How Does the Barrel Type Affect the Flavour of a Wine?
Friday, 28 October 2011
Listen to someone describe the flavour of a wine and you might hear descriptions of the wine as “woody” or “smoky,” hints that might have come not from the grape itself but from the barrel in which the wine was stored as it aged. In fact, the barrel — and the different types of barrel available — can have an important influence on the flavour of the wine in a range of different ways.
The degree to which the barrel will affect the wine depends on the type of barrel used, how the wood was treated and how much the inside of the barrel was toasted before it was used. A barrel that has been heavily toasted, for example, tends to produce wines with stronger suggestions of smoke and spice. Those spice flavours aren’t added artificially; they’re present naturally in the wood and are imparted into the wine as it ages.
The flavouring happens as the phenols in the wood — chemical compounds similar to alcohol — interact with the wine. The result also depends on the grape but over time, a red wine should begin to accept undertones of mocha and coffee, while white ones can enjoy hints of cream, smoke, spice, vanilla and all those other subtle tones that are difficult to describe but which make wine-drinking so enjoyable.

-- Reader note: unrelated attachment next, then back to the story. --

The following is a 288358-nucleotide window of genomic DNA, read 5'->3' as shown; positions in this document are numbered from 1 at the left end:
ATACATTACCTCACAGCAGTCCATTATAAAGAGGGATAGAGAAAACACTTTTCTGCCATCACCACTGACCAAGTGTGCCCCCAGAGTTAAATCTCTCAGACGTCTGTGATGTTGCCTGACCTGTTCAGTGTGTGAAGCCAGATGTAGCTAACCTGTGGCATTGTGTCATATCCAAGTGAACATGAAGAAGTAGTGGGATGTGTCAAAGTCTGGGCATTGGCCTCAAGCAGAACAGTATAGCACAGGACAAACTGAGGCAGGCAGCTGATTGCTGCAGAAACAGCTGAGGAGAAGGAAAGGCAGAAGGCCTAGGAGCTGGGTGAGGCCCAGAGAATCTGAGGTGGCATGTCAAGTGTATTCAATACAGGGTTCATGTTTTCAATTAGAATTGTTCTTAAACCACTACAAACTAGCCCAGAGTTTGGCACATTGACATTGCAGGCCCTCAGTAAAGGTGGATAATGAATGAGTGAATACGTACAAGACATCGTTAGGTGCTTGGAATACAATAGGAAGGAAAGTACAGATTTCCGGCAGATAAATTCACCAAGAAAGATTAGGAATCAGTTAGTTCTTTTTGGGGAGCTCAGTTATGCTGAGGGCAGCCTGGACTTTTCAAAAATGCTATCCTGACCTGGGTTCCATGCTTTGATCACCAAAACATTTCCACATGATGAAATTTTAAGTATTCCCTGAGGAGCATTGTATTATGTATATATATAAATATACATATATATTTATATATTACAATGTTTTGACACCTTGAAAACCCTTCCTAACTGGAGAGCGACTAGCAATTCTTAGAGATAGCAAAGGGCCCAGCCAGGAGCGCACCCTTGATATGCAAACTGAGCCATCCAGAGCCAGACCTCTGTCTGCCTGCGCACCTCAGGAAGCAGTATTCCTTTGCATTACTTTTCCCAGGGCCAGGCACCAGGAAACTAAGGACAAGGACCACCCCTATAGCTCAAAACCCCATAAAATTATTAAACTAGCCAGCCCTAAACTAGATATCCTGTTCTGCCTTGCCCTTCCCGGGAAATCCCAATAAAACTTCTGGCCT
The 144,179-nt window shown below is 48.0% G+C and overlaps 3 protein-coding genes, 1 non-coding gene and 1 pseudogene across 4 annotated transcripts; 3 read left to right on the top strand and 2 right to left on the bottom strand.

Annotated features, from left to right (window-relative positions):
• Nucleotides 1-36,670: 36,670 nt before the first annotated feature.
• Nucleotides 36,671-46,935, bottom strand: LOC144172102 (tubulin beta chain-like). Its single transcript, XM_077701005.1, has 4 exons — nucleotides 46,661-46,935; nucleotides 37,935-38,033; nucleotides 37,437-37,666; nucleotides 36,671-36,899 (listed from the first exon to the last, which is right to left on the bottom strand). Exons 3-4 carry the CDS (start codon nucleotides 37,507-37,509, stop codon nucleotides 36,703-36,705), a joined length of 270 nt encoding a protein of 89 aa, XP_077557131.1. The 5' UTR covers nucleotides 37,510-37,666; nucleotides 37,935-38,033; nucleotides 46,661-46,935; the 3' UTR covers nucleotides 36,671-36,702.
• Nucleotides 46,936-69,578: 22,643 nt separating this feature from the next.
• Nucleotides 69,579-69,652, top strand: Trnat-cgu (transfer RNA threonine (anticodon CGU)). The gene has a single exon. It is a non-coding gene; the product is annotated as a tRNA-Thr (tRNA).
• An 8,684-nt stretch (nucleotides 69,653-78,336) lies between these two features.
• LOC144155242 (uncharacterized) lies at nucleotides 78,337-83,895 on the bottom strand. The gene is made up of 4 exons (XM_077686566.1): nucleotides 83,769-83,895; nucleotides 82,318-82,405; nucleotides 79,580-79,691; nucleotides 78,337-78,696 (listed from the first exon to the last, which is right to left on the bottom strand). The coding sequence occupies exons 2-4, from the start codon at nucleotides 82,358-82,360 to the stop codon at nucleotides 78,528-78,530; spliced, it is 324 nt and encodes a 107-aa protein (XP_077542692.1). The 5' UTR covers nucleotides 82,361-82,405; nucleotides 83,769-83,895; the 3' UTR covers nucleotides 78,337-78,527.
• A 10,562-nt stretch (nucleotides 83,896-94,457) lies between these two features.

If the wine isn’t just aged in the barrel but also fermented in it, then the activity of the yeast will make those flavours even more pronounced. The age of the barrel itself can have some influence too but even when vintners use so-called “neutral” barrels — casks that are perhaps four years old — the wood can still help to add a richer or creamer texture to the wine.
Barrels may also affect the colour of the wine, with white wines that have matured in oak barrels becoming a little darker. When those white wines are also fermented in oak barrels, the result can be a paler wine with a silken texture.
Of course, the type of wood used in the barrel is also important. Wine barrels can be made of chestnut, pine, redwood or acacia but the wood most commonly used is oak. (Acacia can turn wine a little yellow; chestnut has to be coated with paraffin; and redwood is difficult to bend into barrels.)